UMRĀO SIṄGH MAJĪṬHĪĀ (1870-1954), born at Majīṭhā, a village in Amritsar district, was the eldest son of Rājā Sūrat Siṅgh Majīṭhīā. Umrāo Siṅgh went to school at Amritsar and later joined the Aitchison College, Lahore. He was married to Narindar Kumārī, daughter of Gulāb Siṅgh of Aṭārī. Together they visited England in 1896. They went again in 1897 to attend the Diamond Jubilee of Queen Victoria. As head of the Majīṭhā family, Umrāo Siṅgh was privileged to attend the Coronation darbārs in 1903 and 1910. But the feeling that he belonged to a subject race always weighed heavily on his mind. Although he had many friends among the English, he kept virtually aloof amid all social glitter. He began to be looked upon with suspicion by the British and, in secret official correspondence, he was termed disaffected.'

        Umrāo Siṅgh's second wife, Madame Antoinette, was a Hungarian lady whom he had met in Lahore at the house of Princess Sofia Duleep Siṅgh. He married her in 1911. In the autumn of 1912, he went with her to Budapest. While he was still there, World War I broke out and he found himself stranded in an 'enemy' country. Owing partly to his being a man of culture and intellect and partly on account of his wife not having abjured her Hungarian nationality, he was not interned. He had his sympathies with the India-Germany group, then conspiring against the British. The Germans aimed to use this group to raise troops to invade India through the northwest. Rājā Mahendra Partāp was chosen to head the movement an expedition under Von Hentig, equipped with a personal letter from Kaiser William II to the King of Afghanistan and letters from German Government to various ruling princes of India, was despatched in 1915 along with Rājā Mahendra Partāp, to travel overland to Kābul. Their plan was to win over Afghanistan and march a German Afghān army into India. Mahendra Partāp was in touch with Umrāo Siṅgh who was related to him through the Aṭārī family. In the autumn of 1915, the fortunes of the war hung in the balance evenly. From Baghdād Mahendra Partāp wrote a letter to Umrāo Siṅgh which made him feel as if his friend had begun to waver.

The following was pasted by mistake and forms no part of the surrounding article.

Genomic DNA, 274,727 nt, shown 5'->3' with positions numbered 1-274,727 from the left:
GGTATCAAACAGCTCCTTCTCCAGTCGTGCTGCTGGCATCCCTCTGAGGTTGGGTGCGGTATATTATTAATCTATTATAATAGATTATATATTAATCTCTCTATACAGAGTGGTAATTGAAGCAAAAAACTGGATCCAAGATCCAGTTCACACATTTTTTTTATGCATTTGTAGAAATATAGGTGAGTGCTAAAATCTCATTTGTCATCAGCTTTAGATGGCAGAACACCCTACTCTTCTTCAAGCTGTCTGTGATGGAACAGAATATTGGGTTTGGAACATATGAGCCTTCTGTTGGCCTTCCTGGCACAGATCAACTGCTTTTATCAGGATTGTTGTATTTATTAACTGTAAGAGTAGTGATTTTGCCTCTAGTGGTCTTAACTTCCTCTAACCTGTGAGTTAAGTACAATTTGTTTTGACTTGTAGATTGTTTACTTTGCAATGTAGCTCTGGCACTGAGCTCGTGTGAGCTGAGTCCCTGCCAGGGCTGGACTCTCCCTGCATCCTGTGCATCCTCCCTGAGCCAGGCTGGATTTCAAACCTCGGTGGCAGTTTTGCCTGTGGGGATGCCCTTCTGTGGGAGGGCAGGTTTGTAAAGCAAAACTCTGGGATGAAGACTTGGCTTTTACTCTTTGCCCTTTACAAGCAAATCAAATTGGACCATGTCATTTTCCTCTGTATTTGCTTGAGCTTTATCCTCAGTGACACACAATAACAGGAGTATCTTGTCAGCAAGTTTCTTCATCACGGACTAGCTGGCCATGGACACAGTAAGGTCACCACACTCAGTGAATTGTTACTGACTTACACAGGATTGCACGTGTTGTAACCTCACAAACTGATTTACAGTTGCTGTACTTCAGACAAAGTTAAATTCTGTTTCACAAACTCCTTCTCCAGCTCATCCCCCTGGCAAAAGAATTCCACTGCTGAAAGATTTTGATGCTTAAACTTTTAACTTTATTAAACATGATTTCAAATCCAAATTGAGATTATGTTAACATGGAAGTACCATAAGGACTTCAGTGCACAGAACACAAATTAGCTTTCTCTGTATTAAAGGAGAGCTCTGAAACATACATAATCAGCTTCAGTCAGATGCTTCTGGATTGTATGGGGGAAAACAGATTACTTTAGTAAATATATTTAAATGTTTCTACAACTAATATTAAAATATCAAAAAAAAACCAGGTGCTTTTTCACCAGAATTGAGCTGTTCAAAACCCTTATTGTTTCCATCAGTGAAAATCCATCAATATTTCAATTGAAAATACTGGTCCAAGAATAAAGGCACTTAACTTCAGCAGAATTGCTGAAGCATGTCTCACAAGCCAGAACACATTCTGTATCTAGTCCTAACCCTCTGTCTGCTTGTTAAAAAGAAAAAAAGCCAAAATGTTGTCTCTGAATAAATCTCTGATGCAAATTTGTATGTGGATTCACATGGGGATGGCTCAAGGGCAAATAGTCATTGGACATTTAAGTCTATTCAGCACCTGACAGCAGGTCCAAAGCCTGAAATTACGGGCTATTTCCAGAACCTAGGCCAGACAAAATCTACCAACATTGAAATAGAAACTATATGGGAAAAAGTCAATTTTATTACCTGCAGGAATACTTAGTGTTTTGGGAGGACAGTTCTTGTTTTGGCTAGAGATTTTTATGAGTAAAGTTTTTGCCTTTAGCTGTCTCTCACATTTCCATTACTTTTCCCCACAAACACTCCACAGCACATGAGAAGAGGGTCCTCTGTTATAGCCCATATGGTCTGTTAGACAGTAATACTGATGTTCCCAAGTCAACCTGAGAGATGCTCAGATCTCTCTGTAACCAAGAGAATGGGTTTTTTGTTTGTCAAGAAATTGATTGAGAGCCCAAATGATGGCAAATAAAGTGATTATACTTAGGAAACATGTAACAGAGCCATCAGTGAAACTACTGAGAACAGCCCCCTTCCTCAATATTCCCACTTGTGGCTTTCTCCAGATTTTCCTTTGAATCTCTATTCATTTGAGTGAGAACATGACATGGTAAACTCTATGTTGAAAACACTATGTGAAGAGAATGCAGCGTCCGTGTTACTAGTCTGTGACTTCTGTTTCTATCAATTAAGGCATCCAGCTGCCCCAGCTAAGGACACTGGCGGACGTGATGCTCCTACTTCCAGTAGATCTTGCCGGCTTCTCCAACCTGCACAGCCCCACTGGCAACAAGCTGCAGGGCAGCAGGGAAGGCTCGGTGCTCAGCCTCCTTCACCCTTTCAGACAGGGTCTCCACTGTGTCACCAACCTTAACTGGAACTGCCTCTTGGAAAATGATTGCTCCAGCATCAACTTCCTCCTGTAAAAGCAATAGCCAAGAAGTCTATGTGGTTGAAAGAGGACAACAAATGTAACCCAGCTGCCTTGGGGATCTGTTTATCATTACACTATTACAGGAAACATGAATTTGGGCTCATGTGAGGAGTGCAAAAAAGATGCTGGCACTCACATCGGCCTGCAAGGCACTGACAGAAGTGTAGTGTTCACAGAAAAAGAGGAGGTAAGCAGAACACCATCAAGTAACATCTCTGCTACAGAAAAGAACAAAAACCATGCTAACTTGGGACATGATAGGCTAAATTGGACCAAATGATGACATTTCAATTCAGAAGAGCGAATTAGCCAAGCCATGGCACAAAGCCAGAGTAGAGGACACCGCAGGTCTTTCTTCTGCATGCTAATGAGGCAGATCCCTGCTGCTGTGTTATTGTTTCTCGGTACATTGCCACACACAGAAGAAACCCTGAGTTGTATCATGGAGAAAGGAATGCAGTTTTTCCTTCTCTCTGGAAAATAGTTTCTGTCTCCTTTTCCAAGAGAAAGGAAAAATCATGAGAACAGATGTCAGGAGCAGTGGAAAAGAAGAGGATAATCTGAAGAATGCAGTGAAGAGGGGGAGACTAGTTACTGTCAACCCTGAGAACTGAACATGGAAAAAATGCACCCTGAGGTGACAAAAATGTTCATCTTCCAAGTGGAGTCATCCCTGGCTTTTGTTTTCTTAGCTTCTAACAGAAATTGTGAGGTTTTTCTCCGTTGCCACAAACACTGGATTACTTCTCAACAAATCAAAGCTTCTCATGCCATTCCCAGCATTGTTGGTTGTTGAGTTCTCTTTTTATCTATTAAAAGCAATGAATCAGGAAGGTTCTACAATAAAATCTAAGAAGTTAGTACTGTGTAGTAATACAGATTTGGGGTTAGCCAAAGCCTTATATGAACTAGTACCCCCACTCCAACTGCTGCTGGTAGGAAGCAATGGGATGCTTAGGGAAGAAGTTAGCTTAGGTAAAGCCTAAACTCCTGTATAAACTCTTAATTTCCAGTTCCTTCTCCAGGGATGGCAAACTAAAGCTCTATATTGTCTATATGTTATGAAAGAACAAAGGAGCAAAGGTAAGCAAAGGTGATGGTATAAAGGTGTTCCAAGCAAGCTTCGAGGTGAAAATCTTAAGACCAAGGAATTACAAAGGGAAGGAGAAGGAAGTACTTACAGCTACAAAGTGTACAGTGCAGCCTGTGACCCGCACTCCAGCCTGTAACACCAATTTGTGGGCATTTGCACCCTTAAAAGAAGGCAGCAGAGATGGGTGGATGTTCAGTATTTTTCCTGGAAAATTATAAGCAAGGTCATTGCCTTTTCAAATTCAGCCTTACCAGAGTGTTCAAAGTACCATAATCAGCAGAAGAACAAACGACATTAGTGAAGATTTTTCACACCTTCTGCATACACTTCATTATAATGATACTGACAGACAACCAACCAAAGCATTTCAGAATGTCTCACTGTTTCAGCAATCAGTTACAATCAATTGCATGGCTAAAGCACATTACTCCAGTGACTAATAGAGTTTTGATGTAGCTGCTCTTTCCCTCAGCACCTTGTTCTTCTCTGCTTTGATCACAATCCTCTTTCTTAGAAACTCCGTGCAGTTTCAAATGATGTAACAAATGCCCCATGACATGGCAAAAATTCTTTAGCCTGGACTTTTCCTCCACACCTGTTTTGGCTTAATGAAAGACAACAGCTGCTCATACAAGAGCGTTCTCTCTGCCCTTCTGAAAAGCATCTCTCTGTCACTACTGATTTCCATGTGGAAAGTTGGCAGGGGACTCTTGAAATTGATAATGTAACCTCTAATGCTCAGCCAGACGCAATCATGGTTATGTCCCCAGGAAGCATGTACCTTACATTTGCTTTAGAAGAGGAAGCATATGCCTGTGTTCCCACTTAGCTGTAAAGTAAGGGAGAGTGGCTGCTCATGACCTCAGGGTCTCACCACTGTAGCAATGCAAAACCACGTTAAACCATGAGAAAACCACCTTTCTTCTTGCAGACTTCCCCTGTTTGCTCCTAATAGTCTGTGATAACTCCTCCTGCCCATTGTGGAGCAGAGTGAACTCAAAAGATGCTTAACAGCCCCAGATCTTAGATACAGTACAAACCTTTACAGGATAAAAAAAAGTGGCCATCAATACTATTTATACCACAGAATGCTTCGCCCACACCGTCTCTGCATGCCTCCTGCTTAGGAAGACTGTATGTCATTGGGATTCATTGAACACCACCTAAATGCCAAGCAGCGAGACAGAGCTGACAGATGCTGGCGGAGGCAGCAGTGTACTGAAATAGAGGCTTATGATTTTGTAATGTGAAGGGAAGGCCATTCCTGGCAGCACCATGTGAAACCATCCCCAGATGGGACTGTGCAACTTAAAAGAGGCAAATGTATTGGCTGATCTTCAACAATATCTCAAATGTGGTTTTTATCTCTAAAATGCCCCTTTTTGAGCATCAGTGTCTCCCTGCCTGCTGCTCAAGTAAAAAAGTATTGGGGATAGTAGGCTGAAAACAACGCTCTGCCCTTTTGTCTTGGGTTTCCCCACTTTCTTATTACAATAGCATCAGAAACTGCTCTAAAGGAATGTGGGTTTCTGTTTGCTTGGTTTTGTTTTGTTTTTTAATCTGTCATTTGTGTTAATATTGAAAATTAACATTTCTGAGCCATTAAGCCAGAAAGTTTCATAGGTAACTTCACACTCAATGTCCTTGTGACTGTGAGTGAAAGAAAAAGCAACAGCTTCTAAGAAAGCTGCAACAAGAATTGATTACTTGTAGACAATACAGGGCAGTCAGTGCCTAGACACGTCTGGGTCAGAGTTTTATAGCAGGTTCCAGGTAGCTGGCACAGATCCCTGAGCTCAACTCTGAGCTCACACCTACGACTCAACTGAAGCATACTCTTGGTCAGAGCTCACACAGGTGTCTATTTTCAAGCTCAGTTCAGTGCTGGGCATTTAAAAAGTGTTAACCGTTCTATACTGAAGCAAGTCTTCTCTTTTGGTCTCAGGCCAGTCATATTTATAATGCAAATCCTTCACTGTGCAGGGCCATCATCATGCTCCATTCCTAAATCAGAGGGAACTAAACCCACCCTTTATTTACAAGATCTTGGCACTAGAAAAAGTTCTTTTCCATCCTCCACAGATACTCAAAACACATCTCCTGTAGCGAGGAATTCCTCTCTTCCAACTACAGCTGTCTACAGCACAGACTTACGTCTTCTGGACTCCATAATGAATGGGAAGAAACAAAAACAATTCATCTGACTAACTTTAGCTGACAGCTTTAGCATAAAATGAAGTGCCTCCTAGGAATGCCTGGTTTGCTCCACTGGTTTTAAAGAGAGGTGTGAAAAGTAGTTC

Umrāo Siṅgh wrote to him a long letter to lift his morale. The letter, unfortunately, fell into the hands of the British. The Germans had a liaison office at Shīrāz. In the winter of 1916-17, the German party had to escape precipitately leaving behind all their baggage. Among the papers then seized by the British was Umrāo Siṅgh's letter. Complicity of Umrāo Siṅgh in anti-British activities could no longer be in doubt. Steps were initiated in India to confiscate all his estates. Umrāo Siṅgh returned to India in l921, after the general amnesty had been granted by the king for political offences during the war.

        Umrāo Siṅgh eschewed politics for the rest of his life. From 1929 to 1934, he lived in Paris for the education of his two daughers, Amritā and Indirā. It was during this period that Amritā Sher-gil got the training in art that was to make her a world famous painter. The family finally returned to India in 1934. Umrāo Siṅgh had his estate in Gorakhpur, in Uttar Pradesh, and had built a house in Summer Hill, Shimlā, where he spent most of his time amidst his vast collection of books. The death of their daughter Amritā in 1941 was a tremendous shock. His wife, Antoinette, passed away in 1948. Umrāo Siṅgh died in Delhi on 17 December 1954.


  1. N. Iqbal Singh, Amrita Sher-gil : A Biography. Delhi, 1984
  2. Khandalavala, Karl, Amrita Sher-gil. Bombay, 1944
  3. Griffin Lepel, and C.F. Massy, Chiefs and Families of Note in the Punjab. Lahore, 1940

Royal Roseberry; J.